Subjects were comparable in terms of their number of health problems and whether they had had any operations.
The three groups were comparable in terms of their smoking behaviour (now/ever).
The results indicate that the stable obese were less likely to have had children. However, of those that had had children, the three groups had had comparable numbers of children. Further, the three groups were comparable in terms of weight gained and maintained for their first child.
3. Help-seeking behaviours
The subjects use of different weight loss methods and their professional contact are shown in Table 3.
The results showed that the stable obese, weight loss regainers and weight loss maintainers were comparable in their reported use of food avoidance, food weighing, self-weighing, low-fat diets, high-fibre diets, exercise and self-help groups (no subjects had used surgery, counselling, cognitive–behavioural therapy or jaw wiring and these were removed from the analysis). However, they differed in terms of their reported use of calorie controlled diets and healthy eating. The results indicated that the weight loss maintainers reported greater use of healthy eating than both the stable obese and weight loss regainers. Further, the weight loss regainers reported more frequent use of calorie controlled diets than the stable obese.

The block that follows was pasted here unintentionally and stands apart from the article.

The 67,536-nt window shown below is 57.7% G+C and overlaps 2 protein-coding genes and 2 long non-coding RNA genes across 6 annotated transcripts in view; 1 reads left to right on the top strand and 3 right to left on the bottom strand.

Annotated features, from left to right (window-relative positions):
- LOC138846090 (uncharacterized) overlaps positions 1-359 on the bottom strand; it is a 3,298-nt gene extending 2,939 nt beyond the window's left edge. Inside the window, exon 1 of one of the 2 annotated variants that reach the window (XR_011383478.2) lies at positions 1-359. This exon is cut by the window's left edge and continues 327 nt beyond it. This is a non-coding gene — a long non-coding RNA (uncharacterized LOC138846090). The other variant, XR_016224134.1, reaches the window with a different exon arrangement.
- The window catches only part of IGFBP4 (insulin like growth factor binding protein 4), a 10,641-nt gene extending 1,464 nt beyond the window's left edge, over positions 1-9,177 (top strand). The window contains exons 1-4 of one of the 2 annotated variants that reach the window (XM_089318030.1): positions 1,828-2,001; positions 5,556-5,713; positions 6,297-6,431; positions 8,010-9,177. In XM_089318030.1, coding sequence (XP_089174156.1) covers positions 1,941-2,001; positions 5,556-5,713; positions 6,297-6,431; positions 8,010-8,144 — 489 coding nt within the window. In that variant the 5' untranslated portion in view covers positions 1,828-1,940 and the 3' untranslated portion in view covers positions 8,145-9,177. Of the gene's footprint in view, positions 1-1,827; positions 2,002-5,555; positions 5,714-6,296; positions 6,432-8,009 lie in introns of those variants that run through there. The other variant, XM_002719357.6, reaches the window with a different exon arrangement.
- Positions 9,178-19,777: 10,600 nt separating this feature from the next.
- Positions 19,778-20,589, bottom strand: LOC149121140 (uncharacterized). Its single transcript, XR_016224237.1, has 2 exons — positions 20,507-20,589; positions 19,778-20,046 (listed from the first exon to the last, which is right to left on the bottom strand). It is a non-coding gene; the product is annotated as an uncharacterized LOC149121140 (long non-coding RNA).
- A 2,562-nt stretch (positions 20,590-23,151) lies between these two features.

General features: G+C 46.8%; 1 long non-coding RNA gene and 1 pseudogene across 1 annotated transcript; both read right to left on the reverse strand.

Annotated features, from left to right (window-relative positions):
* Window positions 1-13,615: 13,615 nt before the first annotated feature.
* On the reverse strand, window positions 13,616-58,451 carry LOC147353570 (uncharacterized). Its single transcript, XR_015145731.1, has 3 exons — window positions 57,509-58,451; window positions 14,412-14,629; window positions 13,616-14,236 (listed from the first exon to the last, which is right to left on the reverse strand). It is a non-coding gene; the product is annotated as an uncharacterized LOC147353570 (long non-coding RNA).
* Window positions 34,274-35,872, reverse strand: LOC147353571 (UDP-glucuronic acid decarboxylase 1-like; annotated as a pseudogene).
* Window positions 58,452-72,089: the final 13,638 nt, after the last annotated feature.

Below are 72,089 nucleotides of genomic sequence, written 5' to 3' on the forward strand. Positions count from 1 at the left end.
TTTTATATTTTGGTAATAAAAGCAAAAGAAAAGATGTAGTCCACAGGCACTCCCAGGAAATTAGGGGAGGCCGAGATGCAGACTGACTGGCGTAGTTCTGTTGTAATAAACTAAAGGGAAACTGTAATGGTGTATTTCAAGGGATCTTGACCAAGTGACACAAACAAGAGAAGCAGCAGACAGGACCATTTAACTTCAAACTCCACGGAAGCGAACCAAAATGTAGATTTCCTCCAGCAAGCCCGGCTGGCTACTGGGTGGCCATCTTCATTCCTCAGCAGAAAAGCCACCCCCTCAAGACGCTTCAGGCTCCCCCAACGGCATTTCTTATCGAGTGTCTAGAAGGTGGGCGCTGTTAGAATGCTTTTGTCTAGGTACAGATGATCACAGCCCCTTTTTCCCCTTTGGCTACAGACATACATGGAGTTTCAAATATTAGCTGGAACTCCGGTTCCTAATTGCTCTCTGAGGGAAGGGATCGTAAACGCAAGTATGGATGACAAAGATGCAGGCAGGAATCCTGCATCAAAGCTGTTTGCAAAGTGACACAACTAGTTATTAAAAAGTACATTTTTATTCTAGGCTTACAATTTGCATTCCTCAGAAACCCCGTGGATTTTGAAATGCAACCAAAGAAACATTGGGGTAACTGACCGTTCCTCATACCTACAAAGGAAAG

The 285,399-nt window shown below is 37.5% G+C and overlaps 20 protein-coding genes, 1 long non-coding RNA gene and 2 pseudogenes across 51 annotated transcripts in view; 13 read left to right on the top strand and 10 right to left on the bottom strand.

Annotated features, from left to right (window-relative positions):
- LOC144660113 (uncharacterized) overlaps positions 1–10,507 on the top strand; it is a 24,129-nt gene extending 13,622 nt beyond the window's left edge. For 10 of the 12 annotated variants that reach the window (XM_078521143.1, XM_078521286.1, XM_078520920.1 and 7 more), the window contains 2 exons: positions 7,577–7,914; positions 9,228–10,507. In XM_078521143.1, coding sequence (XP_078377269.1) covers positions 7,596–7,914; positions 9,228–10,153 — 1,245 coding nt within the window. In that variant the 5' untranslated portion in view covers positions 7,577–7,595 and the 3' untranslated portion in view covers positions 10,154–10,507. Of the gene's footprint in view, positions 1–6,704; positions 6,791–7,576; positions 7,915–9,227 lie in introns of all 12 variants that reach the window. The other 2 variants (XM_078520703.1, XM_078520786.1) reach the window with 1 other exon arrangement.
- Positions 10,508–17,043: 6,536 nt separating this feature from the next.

The results showed that the three groups were comparable in terms of their contact with practice nurses, GPs, hospital doctors, dieticians and slimming club organizers (insufficient subjects had contacted a counsellor or psychologist).
Subjects' beliefs about the causes, consequences and their motivations for weight loss are shown in Table 4. For causes, the three groups were comparable in their ratings of diet, exercise and psychological factors as causes of obesity. However, the weight loss maintainers reported lower agreement that it was caused by medical factors compared to both the stable obese and the weight loss regainers. For consequences, the three groups were comparable in their ratings of medical consequences. However, both the weight loss maintainers and the weight loss regainers reported a greater agreement with psychological consequences than the stable obese. Finally for motivations, the three groups were comparable for health, symptoms, attractiveness and external pressure as motivations for weight loss. However, the weight loss maintainers reported a greater belief in confidence as a motivation compared to the stable obese.